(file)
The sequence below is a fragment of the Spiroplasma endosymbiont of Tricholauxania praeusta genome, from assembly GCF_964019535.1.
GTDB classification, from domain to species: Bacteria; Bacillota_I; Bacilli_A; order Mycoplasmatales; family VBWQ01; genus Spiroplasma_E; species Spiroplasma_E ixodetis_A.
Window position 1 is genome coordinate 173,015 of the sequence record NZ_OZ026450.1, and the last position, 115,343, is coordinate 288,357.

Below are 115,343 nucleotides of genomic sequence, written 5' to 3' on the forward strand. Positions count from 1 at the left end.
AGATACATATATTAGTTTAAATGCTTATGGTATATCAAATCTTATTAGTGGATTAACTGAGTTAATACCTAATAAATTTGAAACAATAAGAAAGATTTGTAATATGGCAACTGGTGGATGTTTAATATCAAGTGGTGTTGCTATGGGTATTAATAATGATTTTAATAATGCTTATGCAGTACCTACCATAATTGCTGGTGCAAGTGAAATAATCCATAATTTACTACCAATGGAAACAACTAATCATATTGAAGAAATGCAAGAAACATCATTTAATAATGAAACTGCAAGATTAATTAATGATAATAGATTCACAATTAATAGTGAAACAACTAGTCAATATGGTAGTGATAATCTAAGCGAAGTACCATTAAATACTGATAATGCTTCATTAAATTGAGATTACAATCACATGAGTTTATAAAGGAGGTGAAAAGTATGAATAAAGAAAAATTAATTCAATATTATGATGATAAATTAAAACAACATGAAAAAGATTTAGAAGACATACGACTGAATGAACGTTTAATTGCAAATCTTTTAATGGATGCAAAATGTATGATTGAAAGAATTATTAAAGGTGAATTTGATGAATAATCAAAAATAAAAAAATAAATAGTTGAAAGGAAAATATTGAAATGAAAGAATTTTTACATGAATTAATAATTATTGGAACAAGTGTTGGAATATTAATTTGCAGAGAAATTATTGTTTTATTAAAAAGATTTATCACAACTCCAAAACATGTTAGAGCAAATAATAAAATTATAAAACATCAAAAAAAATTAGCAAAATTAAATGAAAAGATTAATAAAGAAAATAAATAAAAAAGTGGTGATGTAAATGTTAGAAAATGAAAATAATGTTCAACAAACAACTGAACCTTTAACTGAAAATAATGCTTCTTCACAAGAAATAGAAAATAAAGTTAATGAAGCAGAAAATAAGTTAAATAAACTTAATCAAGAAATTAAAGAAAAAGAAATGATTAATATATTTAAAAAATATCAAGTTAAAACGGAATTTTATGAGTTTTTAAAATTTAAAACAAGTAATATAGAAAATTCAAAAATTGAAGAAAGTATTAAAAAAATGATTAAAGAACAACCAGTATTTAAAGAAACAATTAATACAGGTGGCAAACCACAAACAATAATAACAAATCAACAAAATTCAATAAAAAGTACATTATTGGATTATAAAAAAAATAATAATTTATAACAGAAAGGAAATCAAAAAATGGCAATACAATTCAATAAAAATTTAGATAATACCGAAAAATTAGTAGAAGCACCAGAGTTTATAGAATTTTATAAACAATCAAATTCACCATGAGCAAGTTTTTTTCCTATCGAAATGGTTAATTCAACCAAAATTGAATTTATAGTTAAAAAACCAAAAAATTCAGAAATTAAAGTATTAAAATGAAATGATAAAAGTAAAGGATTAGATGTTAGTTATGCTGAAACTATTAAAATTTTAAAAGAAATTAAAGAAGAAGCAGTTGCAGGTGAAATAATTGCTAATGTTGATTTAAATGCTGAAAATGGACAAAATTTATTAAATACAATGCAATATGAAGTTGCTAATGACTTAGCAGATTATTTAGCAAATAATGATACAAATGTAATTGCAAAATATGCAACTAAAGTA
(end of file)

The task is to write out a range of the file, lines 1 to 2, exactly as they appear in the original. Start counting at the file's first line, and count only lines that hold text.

The sequence below is a fragment of the Spiroplasma endosymbiont of Tricholauxania praeusta genome, from assembly GCF_964019535.1.
GTDB classification, from domain to species: Bacteria; Bacillota_I; Bacilli_A; order Mycoplasmatales; family VBWQ01; genus Spiroplasma_E; species Spiroplasma_E ixodetis_A.